The same Guerra-friendly competition applies to salsa, Chris says. “Aaron is known as the one who can make the hottest salsa. I like a little flair, so I make mine different, like using orange tomatoes or fruit. Geraldo is more sophisticated because he did cooking school at an art institute. His is a medium-range salsa that is very refined. Fabian, the youngest, takes a little bit from all three of us to make his own unique salsa.”
“We each have our own stir-fries, too,” Chris adds. “And it all comes from my mom and dad going to the market and cooking up fajitas.”
Working for Guerra’s Gourmet Catering, Chris says, is a different experience than working in a restaurant. Although restaurants now have widely adopted a “farm to table” philosophy, it was less common back when Chris made the leap from Seattle fine dining to Yakima Valley catering. For a farm family, however, it came naturally. “When you live on a farm you get to be creative with seasonal vegetables all the time. In the spring we would cook asparagus in a stir fry, then we’d have jicama and radishes; we’d use onions and tomatoes when they came into season, bell peppers, corn. We had the opportunity to design our meals around what was ready to harvest.”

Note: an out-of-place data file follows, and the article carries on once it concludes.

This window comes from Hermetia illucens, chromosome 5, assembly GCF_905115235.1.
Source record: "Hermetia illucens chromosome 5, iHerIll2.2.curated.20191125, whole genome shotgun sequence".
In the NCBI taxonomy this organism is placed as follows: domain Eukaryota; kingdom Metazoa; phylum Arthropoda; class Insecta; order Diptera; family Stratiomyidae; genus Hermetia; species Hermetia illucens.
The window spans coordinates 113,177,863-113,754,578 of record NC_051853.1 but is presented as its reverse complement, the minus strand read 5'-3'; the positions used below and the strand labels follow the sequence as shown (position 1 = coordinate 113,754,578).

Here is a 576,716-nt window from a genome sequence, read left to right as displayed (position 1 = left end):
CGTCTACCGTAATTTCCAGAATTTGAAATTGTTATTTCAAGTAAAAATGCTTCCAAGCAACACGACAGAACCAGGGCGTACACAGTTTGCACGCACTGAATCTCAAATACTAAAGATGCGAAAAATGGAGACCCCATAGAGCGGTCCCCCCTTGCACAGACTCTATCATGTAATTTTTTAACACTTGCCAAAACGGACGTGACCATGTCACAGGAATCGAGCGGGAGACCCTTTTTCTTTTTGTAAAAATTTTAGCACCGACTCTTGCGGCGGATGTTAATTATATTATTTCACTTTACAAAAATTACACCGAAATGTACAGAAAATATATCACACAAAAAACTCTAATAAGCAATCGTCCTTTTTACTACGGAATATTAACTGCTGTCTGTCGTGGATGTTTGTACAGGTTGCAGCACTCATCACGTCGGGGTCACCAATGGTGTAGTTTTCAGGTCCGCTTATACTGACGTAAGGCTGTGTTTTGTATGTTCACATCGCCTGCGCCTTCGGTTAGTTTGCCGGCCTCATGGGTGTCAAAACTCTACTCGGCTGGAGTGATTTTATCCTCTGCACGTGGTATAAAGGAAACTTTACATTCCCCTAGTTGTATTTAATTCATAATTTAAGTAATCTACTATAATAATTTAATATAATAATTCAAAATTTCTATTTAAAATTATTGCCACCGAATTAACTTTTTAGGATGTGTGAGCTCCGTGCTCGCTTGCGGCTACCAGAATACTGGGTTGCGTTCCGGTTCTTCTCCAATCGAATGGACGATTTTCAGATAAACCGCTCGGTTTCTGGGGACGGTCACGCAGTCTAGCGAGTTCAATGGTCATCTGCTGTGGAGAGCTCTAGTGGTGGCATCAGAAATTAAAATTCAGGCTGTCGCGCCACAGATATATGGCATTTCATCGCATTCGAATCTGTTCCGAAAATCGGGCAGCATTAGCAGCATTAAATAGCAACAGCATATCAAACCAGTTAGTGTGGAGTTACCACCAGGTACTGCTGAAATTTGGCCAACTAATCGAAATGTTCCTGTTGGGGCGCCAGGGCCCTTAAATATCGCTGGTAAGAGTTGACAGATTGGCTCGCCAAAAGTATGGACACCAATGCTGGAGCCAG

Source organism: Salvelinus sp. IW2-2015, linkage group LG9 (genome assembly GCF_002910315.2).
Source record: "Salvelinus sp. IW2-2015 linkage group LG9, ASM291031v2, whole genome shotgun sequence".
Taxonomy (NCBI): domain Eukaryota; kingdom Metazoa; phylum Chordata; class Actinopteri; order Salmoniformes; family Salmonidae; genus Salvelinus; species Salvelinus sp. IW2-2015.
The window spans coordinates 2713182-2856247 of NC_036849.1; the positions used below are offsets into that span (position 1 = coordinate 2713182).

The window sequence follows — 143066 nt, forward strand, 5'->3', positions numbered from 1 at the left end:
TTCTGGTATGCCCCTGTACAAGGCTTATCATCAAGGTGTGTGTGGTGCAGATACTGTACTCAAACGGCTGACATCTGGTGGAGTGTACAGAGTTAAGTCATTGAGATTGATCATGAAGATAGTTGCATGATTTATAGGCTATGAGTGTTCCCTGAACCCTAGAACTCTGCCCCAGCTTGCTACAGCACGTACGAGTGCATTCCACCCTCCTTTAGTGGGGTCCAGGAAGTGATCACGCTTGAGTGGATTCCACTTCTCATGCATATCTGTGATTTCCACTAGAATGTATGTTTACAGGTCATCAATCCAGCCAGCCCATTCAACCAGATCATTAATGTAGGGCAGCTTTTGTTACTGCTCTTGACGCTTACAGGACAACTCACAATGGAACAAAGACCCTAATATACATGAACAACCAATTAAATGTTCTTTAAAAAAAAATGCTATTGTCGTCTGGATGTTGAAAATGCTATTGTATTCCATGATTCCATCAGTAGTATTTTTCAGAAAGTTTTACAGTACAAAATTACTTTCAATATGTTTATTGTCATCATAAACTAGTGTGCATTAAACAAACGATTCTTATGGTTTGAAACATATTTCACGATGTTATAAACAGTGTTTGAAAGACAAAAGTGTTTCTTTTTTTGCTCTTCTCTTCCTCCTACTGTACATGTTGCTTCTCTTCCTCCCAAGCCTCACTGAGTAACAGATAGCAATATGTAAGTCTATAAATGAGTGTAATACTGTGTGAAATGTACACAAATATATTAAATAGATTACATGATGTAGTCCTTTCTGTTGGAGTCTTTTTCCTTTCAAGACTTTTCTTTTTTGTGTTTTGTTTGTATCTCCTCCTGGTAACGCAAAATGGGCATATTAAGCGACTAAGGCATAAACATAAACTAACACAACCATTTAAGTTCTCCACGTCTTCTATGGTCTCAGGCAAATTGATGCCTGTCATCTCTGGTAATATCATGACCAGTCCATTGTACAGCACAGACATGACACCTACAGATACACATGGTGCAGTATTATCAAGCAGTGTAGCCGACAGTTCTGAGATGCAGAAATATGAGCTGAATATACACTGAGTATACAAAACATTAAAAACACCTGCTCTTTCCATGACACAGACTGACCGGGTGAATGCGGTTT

Over the years, the Guerras began making wood-fired pizzas, and this culinary path led them to Bluebird Grain Farms. “We were already using vegetables from our own and other local farms, and we were sourcing cheese locally from our neighbor, Daniel’s Artisan, so what about the pizza dough was going to make it unique and better?” asks Chris. “As a chef, you’re not satisfied until each ingredient is right.”
“We chose Bluebird because it’s easy to work with, but it’s unlike any other whole wheat flour,” Chris continues. “You can feel the texture. The taste is different. There’s nothing else like it.”
“We always say we only have one chance to wow people,” Chris explains. “So it needs to be from that first bite. Bluebird’s organic Emmer, Einka, and Dark Northern Rye all have unique flavors by themselves. Then there’s the Methow Hard Red and Pasayten Hard White wheat flours that help keep everything together. Each one has its own characteristics, body, and flavor. They taste great. They allow us to create a pizza crust not readily available anywhere else.”
From pizza, wood-fired bread were a natural segue for the Guerras. “When we first got the flours and started making breads,” says Chris, “all we were doing was burning up bread. I tried to tell everyone, ‘I’m not a baker, I’m a chef!’ But my dad told me that if you’re a cook, the experience is built in your heart. Eventually, we figured out our systems.”